My definition of wisdom is doing something wrong so many times; you finally learn know how to do it right. The first time I learned this lesson was while I was on all fours crawling towards the finish line. When I was younger, I saw wise people seemingly make fewer mistakes.
As I watched them I witnessed how they operated with some kind of Jedi super power that enabled them to see around the next bend.
In work and life they knew
- what to do
- what to say
- what not to say
- when to say it.
At the time, I couldn’t claim these as areas of strength.
In the void of having experience I read a lot of books to gather more information.
Experience is worth a lot.
I listened to a younger woman recently expound on how a particular speaker that we listened to failed to connect with the audience.
It wasn’t that I necessarily disagreed with her.
What was missing was the reason she believed that the speaker failed.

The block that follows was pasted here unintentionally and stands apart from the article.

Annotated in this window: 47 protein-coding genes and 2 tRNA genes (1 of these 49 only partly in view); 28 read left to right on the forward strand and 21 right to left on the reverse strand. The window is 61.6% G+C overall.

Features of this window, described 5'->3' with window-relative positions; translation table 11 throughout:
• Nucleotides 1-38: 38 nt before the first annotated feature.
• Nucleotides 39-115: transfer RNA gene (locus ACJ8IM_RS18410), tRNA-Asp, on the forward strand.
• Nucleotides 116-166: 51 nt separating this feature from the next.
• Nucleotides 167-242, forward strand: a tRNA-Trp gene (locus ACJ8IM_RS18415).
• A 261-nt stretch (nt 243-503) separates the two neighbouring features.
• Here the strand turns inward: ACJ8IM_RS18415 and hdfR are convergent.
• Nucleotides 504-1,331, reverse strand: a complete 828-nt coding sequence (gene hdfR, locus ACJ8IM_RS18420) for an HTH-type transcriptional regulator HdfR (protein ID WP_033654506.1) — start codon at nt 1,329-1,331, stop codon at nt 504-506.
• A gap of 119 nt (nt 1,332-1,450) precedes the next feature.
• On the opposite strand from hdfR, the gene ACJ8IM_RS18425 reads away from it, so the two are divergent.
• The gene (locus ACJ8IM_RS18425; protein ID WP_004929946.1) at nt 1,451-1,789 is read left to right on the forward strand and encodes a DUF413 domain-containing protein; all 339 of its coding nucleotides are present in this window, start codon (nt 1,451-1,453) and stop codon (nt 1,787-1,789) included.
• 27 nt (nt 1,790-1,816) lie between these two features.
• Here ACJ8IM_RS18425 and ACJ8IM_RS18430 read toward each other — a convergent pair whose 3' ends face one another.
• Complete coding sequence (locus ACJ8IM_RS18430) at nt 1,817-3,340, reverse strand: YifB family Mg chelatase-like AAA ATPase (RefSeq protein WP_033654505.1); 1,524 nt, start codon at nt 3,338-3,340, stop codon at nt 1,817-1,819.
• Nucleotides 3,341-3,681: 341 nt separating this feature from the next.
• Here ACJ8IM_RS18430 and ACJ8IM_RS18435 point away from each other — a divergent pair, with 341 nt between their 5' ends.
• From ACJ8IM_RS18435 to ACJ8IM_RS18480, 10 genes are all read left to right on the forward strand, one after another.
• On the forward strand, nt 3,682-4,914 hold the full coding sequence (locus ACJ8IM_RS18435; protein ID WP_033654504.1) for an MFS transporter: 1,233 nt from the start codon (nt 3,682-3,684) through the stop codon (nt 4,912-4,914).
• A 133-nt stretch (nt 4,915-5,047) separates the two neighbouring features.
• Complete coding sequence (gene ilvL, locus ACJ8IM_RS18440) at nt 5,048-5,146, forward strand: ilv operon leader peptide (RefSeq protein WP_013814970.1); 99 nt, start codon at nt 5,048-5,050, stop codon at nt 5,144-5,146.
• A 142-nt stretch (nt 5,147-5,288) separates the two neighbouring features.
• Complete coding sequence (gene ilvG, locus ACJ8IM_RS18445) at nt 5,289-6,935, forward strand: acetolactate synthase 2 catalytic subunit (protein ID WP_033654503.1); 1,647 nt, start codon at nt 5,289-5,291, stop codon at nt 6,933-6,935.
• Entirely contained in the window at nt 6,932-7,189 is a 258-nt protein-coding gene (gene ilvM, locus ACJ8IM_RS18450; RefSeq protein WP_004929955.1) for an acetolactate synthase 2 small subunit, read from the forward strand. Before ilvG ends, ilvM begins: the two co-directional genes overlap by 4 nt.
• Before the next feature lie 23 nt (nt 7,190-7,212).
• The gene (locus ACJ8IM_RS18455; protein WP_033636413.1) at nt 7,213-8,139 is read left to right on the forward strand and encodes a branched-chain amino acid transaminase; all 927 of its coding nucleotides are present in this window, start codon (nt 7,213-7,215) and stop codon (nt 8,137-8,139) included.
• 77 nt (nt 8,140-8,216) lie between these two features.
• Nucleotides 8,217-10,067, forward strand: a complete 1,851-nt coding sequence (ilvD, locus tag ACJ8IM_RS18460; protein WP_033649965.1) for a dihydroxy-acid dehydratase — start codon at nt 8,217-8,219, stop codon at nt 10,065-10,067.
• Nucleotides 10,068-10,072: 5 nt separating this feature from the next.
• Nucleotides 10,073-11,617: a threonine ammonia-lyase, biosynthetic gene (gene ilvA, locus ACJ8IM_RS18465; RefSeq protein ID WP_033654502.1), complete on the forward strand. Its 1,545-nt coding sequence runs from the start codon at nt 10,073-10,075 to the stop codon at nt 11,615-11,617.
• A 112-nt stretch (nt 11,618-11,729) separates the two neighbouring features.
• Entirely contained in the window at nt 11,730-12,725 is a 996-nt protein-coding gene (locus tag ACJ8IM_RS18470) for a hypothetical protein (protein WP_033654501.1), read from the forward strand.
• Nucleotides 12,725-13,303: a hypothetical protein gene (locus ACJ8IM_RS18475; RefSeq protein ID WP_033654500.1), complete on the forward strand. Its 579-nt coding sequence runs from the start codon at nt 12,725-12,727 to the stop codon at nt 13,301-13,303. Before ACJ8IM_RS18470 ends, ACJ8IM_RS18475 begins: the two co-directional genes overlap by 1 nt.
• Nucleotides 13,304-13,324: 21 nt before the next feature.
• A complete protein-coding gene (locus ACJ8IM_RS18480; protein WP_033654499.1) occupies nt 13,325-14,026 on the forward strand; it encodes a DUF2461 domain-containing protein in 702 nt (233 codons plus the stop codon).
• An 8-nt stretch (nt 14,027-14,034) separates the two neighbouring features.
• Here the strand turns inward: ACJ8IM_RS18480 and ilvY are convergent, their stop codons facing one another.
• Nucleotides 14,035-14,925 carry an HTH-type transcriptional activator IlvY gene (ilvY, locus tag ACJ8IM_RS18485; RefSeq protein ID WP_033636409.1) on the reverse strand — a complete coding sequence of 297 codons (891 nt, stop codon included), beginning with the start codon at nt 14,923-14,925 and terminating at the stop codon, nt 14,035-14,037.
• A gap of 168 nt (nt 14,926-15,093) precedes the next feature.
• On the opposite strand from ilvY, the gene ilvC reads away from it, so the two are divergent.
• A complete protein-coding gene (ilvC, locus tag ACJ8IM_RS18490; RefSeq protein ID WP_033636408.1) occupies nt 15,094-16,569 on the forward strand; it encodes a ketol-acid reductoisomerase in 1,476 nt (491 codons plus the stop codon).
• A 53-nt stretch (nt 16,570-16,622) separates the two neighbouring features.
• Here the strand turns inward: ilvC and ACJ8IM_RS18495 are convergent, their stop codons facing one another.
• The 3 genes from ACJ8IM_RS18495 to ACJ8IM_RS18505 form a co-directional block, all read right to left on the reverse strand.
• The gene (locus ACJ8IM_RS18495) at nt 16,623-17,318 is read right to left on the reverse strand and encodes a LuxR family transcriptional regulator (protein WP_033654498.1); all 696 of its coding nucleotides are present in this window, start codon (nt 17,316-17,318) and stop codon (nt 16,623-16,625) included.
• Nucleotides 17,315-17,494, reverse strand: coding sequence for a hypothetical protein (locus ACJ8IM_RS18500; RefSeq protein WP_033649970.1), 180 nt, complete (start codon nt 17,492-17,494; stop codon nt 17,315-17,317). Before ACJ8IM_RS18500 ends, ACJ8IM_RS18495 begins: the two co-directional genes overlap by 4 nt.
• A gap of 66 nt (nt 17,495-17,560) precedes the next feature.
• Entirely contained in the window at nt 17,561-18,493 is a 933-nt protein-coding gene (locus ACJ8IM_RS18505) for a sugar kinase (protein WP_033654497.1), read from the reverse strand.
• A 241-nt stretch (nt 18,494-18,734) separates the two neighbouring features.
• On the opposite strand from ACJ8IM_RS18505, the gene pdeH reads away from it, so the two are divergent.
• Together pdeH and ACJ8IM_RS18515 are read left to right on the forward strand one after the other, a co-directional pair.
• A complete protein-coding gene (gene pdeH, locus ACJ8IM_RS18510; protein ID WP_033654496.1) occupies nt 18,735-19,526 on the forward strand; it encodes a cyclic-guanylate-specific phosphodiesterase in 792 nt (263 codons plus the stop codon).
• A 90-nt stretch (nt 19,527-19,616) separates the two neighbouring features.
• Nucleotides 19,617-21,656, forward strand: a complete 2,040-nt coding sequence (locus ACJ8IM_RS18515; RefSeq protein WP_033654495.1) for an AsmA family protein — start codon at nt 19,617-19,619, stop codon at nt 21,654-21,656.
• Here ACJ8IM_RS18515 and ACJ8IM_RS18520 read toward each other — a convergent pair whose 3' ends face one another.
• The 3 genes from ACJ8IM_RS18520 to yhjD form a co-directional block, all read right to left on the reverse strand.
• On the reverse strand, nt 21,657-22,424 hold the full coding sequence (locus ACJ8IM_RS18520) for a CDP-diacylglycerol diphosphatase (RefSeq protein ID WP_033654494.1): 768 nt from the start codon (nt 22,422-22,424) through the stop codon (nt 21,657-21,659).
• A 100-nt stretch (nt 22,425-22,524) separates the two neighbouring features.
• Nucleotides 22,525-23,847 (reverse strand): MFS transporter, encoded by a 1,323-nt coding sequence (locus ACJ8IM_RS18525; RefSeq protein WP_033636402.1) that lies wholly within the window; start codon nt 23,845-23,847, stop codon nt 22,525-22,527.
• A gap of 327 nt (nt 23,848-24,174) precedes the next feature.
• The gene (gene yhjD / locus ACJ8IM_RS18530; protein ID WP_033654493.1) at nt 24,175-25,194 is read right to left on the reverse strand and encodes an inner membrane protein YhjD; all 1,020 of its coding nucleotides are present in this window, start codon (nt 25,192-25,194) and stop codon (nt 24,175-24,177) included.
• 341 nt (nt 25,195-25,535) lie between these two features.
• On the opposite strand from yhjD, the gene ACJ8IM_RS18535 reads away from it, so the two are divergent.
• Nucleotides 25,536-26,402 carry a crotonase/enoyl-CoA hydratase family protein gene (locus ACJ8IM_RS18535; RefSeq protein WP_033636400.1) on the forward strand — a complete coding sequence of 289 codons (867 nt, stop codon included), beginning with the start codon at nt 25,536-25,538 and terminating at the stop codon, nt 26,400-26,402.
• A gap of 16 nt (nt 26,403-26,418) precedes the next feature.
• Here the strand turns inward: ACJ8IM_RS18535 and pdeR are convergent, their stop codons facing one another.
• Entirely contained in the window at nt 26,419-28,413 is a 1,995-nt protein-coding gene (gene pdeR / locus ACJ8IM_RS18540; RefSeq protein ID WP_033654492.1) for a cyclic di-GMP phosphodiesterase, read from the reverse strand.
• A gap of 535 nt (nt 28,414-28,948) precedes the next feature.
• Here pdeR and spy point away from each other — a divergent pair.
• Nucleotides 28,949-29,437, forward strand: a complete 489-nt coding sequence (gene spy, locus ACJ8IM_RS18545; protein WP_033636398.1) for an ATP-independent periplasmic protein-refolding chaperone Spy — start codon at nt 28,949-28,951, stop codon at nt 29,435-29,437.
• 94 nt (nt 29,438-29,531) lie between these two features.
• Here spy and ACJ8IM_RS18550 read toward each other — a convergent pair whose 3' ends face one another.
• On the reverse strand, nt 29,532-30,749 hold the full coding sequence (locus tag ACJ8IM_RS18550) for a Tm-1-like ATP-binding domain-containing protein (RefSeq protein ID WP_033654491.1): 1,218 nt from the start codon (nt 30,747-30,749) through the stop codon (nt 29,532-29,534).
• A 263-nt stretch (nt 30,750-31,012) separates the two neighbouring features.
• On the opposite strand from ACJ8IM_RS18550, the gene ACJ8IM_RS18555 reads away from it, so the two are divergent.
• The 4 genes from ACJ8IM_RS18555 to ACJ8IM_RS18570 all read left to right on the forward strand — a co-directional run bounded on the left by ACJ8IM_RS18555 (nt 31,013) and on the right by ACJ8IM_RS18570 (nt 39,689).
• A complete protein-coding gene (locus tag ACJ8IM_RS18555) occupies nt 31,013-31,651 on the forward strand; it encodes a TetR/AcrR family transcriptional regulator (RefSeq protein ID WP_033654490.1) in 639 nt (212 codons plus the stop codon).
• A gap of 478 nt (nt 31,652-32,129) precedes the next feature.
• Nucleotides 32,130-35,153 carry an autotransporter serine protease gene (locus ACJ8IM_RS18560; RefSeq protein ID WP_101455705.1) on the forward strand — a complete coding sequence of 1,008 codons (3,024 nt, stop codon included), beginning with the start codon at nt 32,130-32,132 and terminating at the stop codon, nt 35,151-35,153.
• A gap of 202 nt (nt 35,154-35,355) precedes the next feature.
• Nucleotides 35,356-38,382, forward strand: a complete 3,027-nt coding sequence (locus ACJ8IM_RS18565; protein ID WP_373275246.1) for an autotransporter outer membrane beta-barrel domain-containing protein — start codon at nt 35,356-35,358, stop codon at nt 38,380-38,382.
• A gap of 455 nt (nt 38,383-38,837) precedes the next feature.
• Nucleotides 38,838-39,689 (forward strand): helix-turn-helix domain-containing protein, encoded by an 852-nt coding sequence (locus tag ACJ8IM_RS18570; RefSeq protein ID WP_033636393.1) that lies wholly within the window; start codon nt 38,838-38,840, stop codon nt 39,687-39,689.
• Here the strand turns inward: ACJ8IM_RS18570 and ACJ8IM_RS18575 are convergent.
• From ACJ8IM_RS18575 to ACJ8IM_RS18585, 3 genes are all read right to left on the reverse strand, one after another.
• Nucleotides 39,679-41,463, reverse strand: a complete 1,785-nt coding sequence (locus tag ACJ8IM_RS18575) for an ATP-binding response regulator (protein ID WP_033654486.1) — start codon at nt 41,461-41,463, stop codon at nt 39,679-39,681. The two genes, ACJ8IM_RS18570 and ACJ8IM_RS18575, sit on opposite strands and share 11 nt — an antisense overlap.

She read in a book how a speaker should connect with an audience.
I’ve read a lot of books about how to be a better speaker, or writer, or runner or husband.
None of those books made me wise.
I gained some great information, but wisdom doesn’t come from a book.
“DNF” for my first marathon
In my first attempt at running a Marathon, I decided to wake up at 4 am and eat a whole bowl of spaghetti, take a handful of Advil and only drink water, not Gatorade during the race.
I had a plan.
I read it in a book.
I decided to try it for the first time on race day.
By the time I reached mile seventeen I was involuntarily dispensing the spaghetti on the racecourse.
By mile twenty-four I was on all fours crawling towards the medical tent.
In racing they call it a “DNF” when you “Do Not Finish”.
Now I have wisdom on how to run a marathon.
But most of what I know is a result of doing it wrong more times than I can count.
Use the books for gaining information, but use experiences to solidify wisdom.
I hope we will allow our mistakes to teach us.
Let me know if you want that marathon training program.
I bet I could dig it up for you.